The Tennessee River Valley Stewardship Council Celebrates the One Year Anniversary of the Mapguide Expansion

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November marks the one year anniversary of the expansion of the Tennessee River Valley Geotourism Mapguide. The expansion made all of the counties located in the Tennessee Valley eligible to participate in this unique program designed to help communities build economic and community sustainability using their natural place-based assets

Pickwick Lake

Now that is a reason to celebrate!

In November, 2016, the TRV Stewardship Council, with the support of the Tennessee Valley Authority, began an expansion of the mapguide from its original eastern boundaries to include the full Tennessee Valley. This decision brought the number of eligible states from four to seven, creating a multi-state, multi-partner organization of both rural and metro communities.

Over the past 12 months, the TRV Stewardship Council has been hosting meetings and training sessions across the seven state area. The first west region state to complete the training was Alabama and the counties of the North Alabama Tourism Association, followed by counties in Mississippi, Middle West Tennessee, and Kentucky. “The mountain lake counties in North Alabama were leaders in not only understanding the benefits for small business and rural counties, but have been leaders in assisting other states,” said Julie Graham, Site Administrator. "They have been instrumental in giving small businesses a nationally recognized brand and Explore Tennessee River Valley social pages."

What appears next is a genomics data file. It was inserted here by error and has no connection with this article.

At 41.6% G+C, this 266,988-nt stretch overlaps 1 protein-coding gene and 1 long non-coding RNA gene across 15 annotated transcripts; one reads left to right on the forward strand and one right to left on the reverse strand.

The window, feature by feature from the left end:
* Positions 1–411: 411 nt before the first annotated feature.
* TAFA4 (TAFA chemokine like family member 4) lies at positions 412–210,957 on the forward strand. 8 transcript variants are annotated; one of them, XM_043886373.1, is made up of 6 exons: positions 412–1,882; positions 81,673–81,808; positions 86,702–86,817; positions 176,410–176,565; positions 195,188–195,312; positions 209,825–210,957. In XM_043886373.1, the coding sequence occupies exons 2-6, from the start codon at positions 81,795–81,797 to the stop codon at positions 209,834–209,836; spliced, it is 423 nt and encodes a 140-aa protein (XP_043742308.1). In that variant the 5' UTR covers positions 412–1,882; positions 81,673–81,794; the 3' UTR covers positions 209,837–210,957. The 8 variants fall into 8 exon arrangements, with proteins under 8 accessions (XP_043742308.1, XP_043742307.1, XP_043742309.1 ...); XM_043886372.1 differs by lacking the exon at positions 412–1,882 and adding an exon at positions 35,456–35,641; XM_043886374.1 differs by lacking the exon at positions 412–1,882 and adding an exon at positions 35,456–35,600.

The benefit to participating communities and businesses is the potential economic impact of the project. The US Travel Association cites economic data for Public Land as supporting 378,000 jobs and generating 12B in revenue in 2016. The Tennessee Valley Authority partnered with the University of Tennessee to study the economic impact of aquatic recreation on the Tennessee River Valley lakes. The final report published in March 2017, estimated the economic value at $ 1.1M per 1 mile on TVA managed shoreline. The report also concluded that rural communities had the most potential to benefit from recreation revenue.

The Tennessee River Valley is already recognized as a premier destination for fishing, boating, natural beauty, golfing, and the acres of public lands. What is not recognized is the wealth of history and cultural assets that define the region. The ongoing work of the TRV Stewardship Council is to connect the stories of these communities to the river’s ever changing landscape with an end goal of creating sustainable socio-economic impacts.

This abundance of recreational streams, lakes, rivers, and public lands coupled with the rich cultural assets, are located within a day’s drive of major urban centers such as Atlanta, Chicago, Indianapolis, Columbus, Charlotte, Philadelphia, Washington, DC, and Jacksonville, FL. The Tennessee River Valley Geotourism Mapguide is providing opportunities to locals to share their stories, conserve the beauty of the region, and to inspire visitors to explore authentic experiences, while improving the lives of the people who live there. Now that is reason to celebrate!

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